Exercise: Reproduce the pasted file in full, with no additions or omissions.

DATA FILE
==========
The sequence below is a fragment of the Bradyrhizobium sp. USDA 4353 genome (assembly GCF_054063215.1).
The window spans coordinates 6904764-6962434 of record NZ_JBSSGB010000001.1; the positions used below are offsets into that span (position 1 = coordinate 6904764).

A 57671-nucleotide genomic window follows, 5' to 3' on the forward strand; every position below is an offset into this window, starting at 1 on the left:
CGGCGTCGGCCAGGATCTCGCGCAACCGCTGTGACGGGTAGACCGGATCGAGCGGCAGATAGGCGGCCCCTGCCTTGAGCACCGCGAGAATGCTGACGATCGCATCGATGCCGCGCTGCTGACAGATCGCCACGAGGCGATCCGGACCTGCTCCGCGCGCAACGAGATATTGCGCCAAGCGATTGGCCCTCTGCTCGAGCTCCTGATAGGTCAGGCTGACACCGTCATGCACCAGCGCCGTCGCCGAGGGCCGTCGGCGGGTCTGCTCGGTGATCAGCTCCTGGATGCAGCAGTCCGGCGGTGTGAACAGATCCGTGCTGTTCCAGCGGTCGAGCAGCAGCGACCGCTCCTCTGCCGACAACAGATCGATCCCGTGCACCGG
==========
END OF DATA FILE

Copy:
The sequence below is a fragment of the Bradyrhizobium sp. USDA 4353 genome (assembly GCF_054063215.1).
The window spans coordinates 6904764-6962434 of record NZ_JBSSGB010000001.1; the positions used below are offsets into that span (position 1 = coordinate 6904764).

A 57671-nucleotide genomic window follows, 5' to 3' on the forward strand; every position below is an offset into this window, starting at 1 on the left:
CGGCGTCGGCCAGGATCTCGCGCAACCGCTGTGACGGGTAGACCGGATCGAGCGGCAGATAGGCGGCCCCTGCCTTGAGCACCGCGAGAATGCTGACGATCGCATCGATGCCGCGCTGCTGACAGATCGCCACGAGGCGATCCGGACCTGCTCCGCGCGCAACGAGATATTGCGCCAAGCGATTGGCCCTCTGCTCGAGCTCCTGATAGGTCAGGCTGACACCGTCATGCACCAGCGCCGTCGCCGAGGGCCGTCGGCGGGTCTGCTCGGTGATCAGCTCCTGGATGCAGCAGTCCGGCGGTGTGAACAGATCCGTGCTGTTCCAGCGGTCGAGCAGCAGCGACCGCTCCTCTGCCGACAACAGATCGATCCCGTGCACCGG